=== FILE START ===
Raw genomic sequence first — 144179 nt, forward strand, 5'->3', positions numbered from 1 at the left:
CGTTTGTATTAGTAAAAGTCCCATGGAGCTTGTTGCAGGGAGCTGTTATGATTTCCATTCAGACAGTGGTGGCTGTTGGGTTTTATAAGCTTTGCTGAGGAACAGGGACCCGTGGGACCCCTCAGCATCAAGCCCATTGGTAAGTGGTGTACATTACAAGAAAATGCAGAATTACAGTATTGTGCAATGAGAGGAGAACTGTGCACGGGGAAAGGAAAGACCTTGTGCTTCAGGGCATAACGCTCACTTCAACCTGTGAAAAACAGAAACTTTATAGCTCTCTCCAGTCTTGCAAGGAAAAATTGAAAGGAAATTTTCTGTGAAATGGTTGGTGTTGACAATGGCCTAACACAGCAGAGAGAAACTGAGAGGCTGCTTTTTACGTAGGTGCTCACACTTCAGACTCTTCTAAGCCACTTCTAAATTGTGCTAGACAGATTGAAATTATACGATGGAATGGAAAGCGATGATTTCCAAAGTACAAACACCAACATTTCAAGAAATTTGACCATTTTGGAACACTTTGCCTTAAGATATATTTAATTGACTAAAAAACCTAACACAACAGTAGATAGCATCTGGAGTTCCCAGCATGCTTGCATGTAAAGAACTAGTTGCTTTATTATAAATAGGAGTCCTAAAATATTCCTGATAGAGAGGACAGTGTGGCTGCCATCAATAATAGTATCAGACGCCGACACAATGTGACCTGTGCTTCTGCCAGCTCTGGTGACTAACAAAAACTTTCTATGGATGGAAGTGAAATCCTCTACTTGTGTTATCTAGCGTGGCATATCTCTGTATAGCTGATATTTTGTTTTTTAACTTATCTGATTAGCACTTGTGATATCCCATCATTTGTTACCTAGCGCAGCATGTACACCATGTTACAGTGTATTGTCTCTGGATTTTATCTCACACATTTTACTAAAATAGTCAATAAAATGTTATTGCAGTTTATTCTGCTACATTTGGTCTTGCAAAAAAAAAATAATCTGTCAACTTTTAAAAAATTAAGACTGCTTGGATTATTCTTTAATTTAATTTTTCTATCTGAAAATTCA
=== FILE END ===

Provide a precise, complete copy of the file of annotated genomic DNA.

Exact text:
Raw genomic sequence first — 144179 nt, forward strand, 5'->3', positions numbered from 1 at the left:
CGTTTGTATTAGTAAAAGTCCCATGGAGCTTGTTGCAGGGAGCTGTTATGATTTCCATTCAGACAGTGGTGGCTGTTGGGTTTTATAAGCTTTGCTGAGGAACAGGGACCCGTGGGACCCCTCAGCATCAAGCCCATTGGTAAGTGGTGTACATTACAAGAAAATGCAGAATTACAGTATTGTGCAATGAGAGGAGAACTGTGCACGGGGAAAGGAAAGACCTTGTGCTTCAGGGCATAACGCTCACTTCAACCTGTGAAAAACAGAAACTTTATAGCTCTCTCCAGTCTTGCAAGGAAAAATTGAAAGGAAATTTTCTGTGAAATGGTTGGTGTTGACAATGGCCTAACACAGCAGAGAGAAACTGAGAGGCTGCTTTTTACGTAGGTGCTCACACTTCAGACTCTTCTAAGCCACTTCTAAATTGTGCTAGACAGATTGAAATTATACGATGGAATGGAAAGCGATGATTTCCAAAGTACAAACACCAACATTTCAAGAAATTTGACCATTTTGGAACACTTTGCCTTAAGATATATTTAATTGACTAAAAAACCTAACACAACAGTAGATAGCATCTGGAGTTCCCAGCATGCTTGCATGTAAAGAACTAGTTGCTTTATTATAAATAGGAGTCCTAAAATATTCCTGATAGAGAGGACAGTGTGGCTGCCATCAATAATAGTATCAGACGCCGACACAATGTGACCTGTGCTTCTGCCAGCTCTGGTGACTAACAAAAACTTTCTATGGATGGAAGTGAAATCCTCTACTTGTGTTATCTAGCGTGGCATATCTCTGTATAGCTGATATTTTGTTTTTTAACTTATCTGATTAGCACTTGTGATATCCCATCATTTGTTACCTAGCGCAGCATGTACACCATGTTACAGTGTATTGTCTCTGGATTTTATCTCACACATTTTACTAAAATAGTCAATAAAATGTTATTGCAGTTTATTCTGCTACATTTGGTCTTGCAAAAAAAAAATAATCTGTCAACTTTTAAAAAATTAAGACTGCTTGGATTATTCTTTAATTTAATTTTTCTATCTGAAAATTCA